About the Jackfish Bay AOC
Located on the north shore of Lake Superior, approximately 250 kilometres northeast of Thunder Bay, the Jackfish Bay Area of Concern consists of a 14-kilometre stretch of Blackbird Creek between the pulp mill in Terrace Bay and Jackfish Bay, including Lake “A” and Moberly Lake (Lake “C”), as well as Jackfish Bay itself.
Jackfish Bay, once an untouched natural harbor, found its first settlers in the 1870s when three Scandinavian families established their homes along its tranquil shores. The construction of the Canadian Pacific Railway transformed Jackfish into a hub for coal unloading, providing the essential fuel needed to power the locomotives that traversed the expanding rail network. For several decades, the town thrived as a vital link in the railway system, supporting the transportation of goods and people across the vast Canadian landscape. Its prosperity continued until the mid-20th century when significant changes in transportation technology began to take their toll. The construction of the Trans Canada Highway and the widespread adoption of diesel engines in trains marked the beginning of Jackfish Bay’s decline.
These developments rendered the coal-shipping operations less relevant, and the town gradually lost its status as a critical railway hub. As a result, Jackfish Bay saw a steady exodus of residents, leading to the eventual transformation of what was once a bustling community into a ghost town, a poignant reminder of its bygone era.
In nearby Terrace Bay, a pulp and paper mill was established in the late 1940s. This was the beginning of Terrace Bay’s history as a company town (kind of dependent on the mill as their principal industry). The mill is the lifeblood of the region, yet has also seen financial struggles and has been passed from owner to owner throughout its life.
Since the 1940s, The predominant source of contamination for Jackfish Bay is the wastewater discharge from the Terrace Bay pulp mill into Blackbird Creek. The effluent flows from the mill site in Terrace Bay, Ontario, through Blackbird Creek into Jackfish Bay on Lake Superior.
In 1985, the International Joint Commission identified Jackfish Bay as an area of concern. Two years later, in 1987, the Great Lakes Water Quality Agreement also identified Jackfish Bay as an area of concern, one of 43 identified across the Great Lakes. At this time, 8 of the Great Lakes Water Quality Agreement’s 14 Beneficial Use indicators of ecological quality were deemed as impaired, seven as “not impaired”, and four as “requiring further assessment.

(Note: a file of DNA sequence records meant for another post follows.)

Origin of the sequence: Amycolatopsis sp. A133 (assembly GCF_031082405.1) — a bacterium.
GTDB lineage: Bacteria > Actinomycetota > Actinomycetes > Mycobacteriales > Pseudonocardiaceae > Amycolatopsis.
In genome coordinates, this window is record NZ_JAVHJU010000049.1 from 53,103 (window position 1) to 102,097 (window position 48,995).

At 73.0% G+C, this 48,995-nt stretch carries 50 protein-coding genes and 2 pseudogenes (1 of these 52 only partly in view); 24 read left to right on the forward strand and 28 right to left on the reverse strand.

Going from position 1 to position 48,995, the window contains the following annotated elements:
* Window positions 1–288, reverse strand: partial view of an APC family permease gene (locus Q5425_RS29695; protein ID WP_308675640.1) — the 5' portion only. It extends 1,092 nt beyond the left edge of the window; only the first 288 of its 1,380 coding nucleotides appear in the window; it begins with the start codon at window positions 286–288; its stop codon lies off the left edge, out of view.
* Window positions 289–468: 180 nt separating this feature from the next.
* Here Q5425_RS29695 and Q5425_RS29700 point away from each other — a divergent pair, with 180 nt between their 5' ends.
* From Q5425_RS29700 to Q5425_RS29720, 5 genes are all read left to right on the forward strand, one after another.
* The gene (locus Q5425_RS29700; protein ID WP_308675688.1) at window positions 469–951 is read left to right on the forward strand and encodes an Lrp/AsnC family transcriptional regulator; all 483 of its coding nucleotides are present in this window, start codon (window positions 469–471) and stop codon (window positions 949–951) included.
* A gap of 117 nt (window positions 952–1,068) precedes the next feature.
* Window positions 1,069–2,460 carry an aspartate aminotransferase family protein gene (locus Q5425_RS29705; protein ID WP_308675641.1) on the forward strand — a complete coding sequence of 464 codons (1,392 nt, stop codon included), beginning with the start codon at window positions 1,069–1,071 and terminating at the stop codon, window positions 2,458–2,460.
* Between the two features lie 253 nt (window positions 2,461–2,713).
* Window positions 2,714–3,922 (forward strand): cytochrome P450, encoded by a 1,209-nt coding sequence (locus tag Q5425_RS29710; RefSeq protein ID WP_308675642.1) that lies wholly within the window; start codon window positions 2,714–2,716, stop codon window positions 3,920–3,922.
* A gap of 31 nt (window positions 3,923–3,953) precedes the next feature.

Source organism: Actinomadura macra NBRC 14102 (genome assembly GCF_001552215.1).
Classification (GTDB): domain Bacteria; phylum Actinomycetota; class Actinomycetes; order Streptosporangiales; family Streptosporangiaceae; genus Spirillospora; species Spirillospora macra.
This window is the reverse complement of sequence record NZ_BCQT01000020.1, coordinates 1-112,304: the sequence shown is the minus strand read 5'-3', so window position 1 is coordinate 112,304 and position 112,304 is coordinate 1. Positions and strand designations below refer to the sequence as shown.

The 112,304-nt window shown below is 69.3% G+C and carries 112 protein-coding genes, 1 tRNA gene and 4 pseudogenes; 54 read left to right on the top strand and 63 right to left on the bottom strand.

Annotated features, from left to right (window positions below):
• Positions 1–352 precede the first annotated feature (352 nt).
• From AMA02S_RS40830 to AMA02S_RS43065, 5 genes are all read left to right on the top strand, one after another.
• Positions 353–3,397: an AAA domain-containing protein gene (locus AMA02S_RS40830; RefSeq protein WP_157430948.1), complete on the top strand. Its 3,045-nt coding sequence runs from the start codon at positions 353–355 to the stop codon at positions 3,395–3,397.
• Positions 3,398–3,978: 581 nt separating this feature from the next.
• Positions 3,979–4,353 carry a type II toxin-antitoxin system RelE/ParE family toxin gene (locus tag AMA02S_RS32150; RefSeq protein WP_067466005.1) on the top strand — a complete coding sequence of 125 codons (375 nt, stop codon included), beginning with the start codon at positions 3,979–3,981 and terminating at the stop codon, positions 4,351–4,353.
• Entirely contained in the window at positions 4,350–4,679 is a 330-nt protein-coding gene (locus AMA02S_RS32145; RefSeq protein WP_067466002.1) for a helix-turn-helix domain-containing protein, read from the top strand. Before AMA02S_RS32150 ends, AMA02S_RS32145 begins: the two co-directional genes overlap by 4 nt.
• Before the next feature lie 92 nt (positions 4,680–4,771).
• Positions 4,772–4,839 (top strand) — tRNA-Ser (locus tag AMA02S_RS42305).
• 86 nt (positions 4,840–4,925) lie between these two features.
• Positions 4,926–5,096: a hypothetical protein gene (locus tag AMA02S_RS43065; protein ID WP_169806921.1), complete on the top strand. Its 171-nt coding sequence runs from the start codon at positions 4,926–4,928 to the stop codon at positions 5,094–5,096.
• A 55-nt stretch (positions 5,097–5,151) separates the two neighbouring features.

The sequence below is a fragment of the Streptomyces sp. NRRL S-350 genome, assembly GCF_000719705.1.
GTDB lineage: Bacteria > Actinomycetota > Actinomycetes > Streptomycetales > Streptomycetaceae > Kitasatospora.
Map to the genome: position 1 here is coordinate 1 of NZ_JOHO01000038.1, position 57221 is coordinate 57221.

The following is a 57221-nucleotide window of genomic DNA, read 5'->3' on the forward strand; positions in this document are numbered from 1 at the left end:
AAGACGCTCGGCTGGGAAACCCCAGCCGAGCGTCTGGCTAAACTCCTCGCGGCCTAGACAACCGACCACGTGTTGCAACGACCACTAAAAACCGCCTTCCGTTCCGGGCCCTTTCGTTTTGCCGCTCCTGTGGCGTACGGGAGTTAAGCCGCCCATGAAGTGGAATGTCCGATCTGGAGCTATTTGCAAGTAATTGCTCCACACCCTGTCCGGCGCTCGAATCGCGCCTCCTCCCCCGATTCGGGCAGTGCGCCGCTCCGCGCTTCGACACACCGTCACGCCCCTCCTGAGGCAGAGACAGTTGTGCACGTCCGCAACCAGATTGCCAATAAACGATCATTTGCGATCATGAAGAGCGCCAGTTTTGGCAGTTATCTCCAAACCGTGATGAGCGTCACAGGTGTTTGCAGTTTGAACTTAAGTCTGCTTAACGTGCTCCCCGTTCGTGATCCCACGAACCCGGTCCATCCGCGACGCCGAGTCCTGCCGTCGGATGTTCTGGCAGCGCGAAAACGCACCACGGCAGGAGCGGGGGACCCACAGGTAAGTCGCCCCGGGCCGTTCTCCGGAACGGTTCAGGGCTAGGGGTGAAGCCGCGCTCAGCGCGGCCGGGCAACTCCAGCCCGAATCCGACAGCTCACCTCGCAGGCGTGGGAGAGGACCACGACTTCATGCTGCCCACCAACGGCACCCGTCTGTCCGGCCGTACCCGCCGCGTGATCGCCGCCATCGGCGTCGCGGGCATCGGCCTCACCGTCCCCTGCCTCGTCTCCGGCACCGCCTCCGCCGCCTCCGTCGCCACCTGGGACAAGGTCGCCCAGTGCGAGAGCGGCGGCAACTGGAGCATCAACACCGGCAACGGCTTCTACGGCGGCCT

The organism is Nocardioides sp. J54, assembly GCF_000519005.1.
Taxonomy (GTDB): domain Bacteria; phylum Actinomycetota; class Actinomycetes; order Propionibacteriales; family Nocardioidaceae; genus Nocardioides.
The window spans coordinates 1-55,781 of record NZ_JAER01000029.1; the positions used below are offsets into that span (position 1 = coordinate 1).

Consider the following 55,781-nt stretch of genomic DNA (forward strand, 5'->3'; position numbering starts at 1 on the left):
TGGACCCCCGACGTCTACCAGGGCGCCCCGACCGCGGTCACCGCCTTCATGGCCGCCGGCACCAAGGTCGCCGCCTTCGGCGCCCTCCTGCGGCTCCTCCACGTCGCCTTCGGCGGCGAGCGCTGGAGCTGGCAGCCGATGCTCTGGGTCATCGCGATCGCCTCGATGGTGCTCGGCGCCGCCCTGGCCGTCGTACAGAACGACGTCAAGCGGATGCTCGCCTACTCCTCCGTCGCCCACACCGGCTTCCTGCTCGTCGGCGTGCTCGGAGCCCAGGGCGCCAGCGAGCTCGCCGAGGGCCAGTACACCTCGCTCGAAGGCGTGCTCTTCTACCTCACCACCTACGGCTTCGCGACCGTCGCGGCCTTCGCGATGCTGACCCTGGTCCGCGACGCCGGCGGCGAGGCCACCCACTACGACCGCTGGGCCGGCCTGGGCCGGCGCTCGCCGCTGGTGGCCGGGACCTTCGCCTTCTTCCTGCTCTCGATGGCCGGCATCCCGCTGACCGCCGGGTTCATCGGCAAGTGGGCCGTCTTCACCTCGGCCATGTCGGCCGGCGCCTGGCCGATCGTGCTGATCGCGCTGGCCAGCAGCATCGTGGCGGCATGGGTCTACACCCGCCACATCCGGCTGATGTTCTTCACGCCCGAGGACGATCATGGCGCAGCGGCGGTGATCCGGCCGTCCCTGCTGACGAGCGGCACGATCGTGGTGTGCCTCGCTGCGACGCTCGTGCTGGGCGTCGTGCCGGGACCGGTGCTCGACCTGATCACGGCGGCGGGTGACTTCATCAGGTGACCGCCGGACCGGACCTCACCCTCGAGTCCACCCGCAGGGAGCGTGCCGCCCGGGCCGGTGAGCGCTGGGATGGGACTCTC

The Jackfish Bay RAP is a partnership between the Government of Canada and the Province of Ontario, with support from the Jackfish Bay Community Advisory Committee (CAC). Many linkages and alliances have been developed as part of the Remedial Action Plan process between the RAP team and various other groups in the community, including private citizens, recreational groups, industry and municipalities.
- Conventional pollutants
- Heavy metals
- Toxic organics
- Contaminated sediments
Issues relating to the concerns:
- Health of fish and wildlife communities:
- Degraded aesthetics
- Degradation of sediments and aquatic communities which utilize the watercourse.
- Fish consumption advisories
- Impacted biota due to industrial point sources (pulp mill) and in-place pollutants (contaminated sediments)
Current Status & BUIs
In 2011, Jackfish Bay was re-designated as an Area of Concern in recovery
This decision was based on community and government consensus that all the scientifically feasible and economically reasonable remedial actions had been implemented, and additional time was required for the environment to recover naturally. Volunteers involved in the Remedial Action Plan for Jackfish Bay, municipal officials from the towns of Terrace Bay and Schreiber, federal and provincial representatives and area residents joined together to celebrate this announcement. A long-term monitoring plan is being implemented to track environmental recovery.
BUIs are currently identified as impaired.
Fish consumption, dynamics of fish populations, body burdens of fish, fish tumours and other deformities, dynamics of benthic populations, body burdens of benthic organisms, degradation of aesthetics, loss of fish and wildlife habitat.